Histologic Basis of Mouse Endocrine System Development: A Comparative Analysis / Edition 1 available in Hardcover
- Pub. Date:
- Taylor & Francis
Transform Your Computer Monitor into a Virtual Microscope
The world’s leading expert on mouse embryology, Dr. Matthew Kaufman is responsible for producing classic texts that are considered the most respected in the field. While the quality of their photowork at the time was considered state-of-the-art, the technology available when the books were produced limited the original printed pages to black-and-white photomicrographs and line diagrams, which are too small and not detailed enough to meet the requirements of today’s mouse pathologists who demand high resolution, high detailed full color slides.
Meeting this need and going beyond, Histologic Basis of Mouse Endocrine System Development:A Comparative Analysis not only offers upgraded slides but actually turns your computer into a virtual microscope that researchers from just a few short years ago could have only dreamt about.
Working in conjunction with Dr. Nikitin and Dr. Sundberg, Dr. Kaufman has scanned the finest images from his previous collections and then using modern graphic technology has elevated the quality to levels not seen before. By installing the ImageScope™ software (Aperio Technologies, Inc.) and graphics from the accompanying DVD, readers will be able to turn their computers into virtual microscopes. Operating their computers like cutting-edge diagnostic tools, they can move the image from the glass microscope across the screen and enlarge areas of interest for more detailed evaluation. This tool allows them to look at specific organs or structures at various magnifications at different stages of embryogenesis, helping to identify structures in normal mouse embryos and providing a comparison for those embryos under investigation.
While the emphasis of this one-of-a-kind book is on comparative embryology of the endocrine organs, the embryonic images at various developmental stages contain many other organs. It provides a series of representative figures that display the histological features of hematoxylin- and eosin-stained sections of the various endocrine organs at sequential stages of their development in the mouse.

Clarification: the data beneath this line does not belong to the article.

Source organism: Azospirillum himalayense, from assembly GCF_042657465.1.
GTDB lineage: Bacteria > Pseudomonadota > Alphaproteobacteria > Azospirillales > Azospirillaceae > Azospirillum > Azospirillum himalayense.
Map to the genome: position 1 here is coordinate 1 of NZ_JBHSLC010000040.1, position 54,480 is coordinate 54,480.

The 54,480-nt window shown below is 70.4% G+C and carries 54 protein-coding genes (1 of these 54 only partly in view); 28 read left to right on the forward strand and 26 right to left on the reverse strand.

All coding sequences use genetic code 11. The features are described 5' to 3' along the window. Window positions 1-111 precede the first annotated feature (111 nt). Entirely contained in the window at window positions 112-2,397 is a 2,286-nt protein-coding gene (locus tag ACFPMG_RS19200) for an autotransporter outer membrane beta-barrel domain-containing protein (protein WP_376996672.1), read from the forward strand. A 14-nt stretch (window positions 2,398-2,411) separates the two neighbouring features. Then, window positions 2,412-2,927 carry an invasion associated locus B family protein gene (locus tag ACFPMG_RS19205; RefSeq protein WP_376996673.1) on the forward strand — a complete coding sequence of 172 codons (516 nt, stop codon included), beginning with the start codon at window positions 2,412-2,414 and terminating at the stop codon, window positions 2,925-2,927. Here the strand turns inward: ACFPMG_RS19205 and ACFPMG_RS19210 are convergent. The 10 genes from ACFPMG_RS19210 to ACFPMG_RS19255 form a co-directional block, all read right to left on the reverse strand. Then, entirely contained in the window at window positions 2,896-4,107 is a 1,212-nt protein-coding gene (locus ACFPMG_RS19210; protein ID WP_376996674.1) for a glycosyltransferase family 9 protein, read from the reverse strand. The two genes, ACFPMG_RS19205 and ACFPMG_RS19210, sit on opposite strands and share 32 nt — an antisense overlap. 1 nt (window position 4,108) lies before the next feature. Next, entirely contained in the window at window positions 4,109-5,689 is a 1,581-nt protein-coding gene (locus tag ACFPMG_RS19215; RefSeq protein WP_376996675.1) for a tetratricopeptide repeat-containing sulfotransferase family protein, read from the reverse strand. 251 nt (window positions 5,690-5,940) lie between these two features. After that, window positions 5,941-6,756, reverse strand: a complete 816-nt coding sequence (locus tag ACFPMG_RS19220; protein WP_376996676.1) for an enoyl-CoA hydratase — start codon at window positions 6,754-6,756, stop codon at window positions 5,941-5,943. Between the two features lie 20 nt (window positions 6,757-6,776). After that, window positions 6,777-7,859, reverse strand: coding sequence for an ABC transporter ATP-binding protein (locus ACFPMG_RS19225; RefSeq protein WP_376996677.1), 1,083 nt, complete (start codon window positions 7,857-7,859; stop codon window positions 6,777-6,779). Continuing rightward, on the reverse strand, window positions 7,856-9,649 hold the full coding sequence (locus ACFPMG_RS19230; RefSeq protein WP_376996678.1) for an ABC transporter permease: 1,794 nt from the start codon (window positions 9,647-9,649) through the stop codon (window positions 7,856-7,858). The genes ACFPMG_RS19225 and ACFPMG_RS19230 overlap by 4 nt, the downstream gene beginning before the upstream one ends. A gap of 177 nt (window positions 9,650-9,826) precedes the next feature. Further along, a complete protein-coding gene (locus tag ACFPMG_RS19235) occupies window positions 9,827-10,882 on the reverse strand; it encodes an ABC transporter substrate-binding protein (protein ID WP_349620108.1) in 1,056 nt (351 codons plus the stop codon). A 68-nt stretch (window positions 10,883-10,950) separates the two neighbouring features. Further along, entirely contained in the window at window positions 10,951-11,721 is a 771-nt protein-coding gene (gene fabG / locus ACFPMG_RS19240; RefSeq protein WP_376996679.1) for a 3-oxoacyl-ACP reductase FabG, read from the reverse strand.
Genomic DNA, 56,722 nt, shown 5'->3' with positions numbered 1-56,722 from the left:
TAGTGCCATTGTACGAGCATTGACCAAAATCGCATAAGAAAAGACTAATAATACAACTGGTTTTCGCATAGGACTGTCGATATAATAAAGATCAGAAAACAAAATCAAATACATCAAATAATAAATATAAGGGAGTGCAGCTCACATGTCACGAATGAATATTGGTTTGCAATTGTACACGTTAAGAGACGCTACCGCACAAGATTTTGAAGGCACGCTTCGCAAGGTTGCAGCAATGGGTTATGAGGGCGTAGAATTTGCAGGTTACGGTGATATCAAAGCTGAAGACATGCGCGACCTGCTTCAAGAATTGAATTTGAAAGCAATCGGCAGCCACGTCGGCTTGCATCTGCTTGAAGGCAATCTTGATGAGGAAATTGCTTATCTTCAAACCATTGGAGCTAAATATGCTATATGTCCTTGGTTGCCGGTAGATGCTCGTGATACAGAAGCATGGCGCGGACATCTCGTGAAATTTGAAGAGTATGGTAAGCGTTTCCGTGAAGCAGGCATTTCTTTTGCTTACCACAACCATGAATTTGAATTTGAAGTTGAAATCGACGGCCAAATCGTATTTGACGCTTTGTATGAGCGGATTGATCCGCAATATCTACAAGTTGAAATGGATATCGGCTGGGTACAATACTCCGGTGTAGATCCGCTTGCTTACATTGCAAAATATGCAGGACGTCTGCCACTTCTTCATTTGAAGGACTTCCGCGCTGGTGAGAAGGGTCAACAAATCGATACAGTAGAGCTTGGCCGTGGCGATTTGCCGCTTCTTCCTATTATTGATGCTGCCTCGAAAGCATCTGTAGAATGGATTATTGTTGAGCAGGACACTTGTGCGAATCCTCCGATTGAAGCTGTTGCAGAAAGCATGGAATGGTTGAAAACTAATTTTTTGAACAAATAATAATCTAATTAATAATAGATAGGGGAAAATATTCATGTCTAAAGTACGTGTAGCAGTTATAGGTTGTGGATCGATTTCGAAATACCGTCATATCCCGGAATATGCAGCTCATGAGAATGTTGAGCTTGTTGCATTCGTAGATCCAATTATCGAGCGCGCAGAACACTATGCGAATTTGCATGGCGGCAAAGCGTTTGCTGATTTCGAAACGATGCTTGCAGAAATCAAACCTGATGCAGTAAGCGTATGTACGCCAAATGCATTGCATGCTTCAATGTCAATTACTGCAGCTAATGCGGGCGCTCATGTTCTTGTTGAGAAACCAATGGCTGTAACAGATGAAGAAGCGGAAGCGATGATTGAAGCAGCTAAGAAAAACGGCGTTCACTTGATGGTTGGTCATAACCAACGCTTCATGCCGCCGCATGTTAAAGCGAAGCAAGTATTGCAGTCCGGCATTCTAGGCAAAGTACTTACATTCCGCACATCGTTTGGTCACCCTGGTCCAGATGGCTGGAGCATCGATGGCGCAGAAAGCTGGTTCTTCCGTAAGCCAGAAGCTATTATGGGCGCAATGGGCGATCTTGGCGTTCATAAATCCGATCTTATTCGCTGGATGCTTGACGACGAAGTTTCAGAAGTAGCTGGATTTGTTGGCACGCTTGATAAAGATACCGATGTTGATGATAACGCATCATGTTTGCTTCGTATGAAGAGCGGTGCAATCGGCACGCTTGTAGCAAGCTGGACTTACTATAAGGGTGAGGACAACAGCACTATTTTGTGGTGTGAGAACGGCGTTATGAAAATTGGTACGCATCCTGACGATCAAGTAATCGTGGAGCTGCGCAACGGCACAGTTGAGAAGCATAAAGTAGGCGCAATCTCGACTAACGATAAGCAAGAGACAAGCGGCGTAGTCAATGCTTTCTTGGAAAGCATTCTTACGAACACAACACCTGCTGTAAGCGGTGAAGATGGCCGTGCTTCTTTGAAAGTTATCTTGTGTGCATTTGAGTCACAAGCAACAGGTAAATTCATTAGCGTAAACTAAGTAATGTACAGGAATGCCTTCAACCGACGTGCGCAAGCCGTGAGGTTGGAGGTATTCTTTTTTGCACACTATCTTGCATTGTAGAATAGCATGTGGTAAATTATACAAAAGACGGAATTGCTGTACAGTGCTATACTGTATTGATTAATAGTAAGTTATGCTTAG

About the Author
Matthew Kaufman, University of Edinburgh, Scotland
Alexander Yu. Nikitin, Cornell University, Ithaca, New York, USA
John P. Sundberg, The Jackson Laboratory, Bar Harbor, Maine, USA
Table of Contents
The Adrenal (Suprarenal) Gland
The Pituitary Gland
The Thyroid Gland
The Parathyroid Gland
The Pineal Gland
Development of the Mammalian Gonads and Reproductive Ducts during the So-Called "Indifferent" Stage as Well as during the Fetal and Neonatal Period
What People are Saying About This
"…an excellent tool for the research lab and demonstrates the ability to enhance and utilize hematoxylin and eosin-stained (H&E) , sections of mouth embryogenesis from Dr. Kaufman's original research and improve through modern technology to further augment their usefulness. The ability of the reader to use his computer as a virtual microscope to enlarge, move, and investigate areas of interest on the specially digitized H&E slides of normal mouse embryogenesis on the accompanying DVD allow the researcher to analyze and compare endocrine development across species in addition to the well-labeled photomicrographs in the text itself and comparative dialogue. The advanced technology of enhancing key histological specimens lends excitement to this and other future textbooks."
—Sandra L. Jex, DVM, in ALNMAG, April 2011,
"Histologic Basis of Mouse Endocrine System Development nicely complements Kaufman's previous volumes on mouse development. It is an excellent reference for investigators specializing in the fields of embryology and endocrinology. It is also a useful reference for illustrating what is normal in tissues of variously aged mouse embryos. Therefore, it is useful for pathologists and other investigators wanting to evaluate histologic sections of mouse embryos for other purposes as well."
—Journal of the American Association for Laboratory Animal Science, January 2011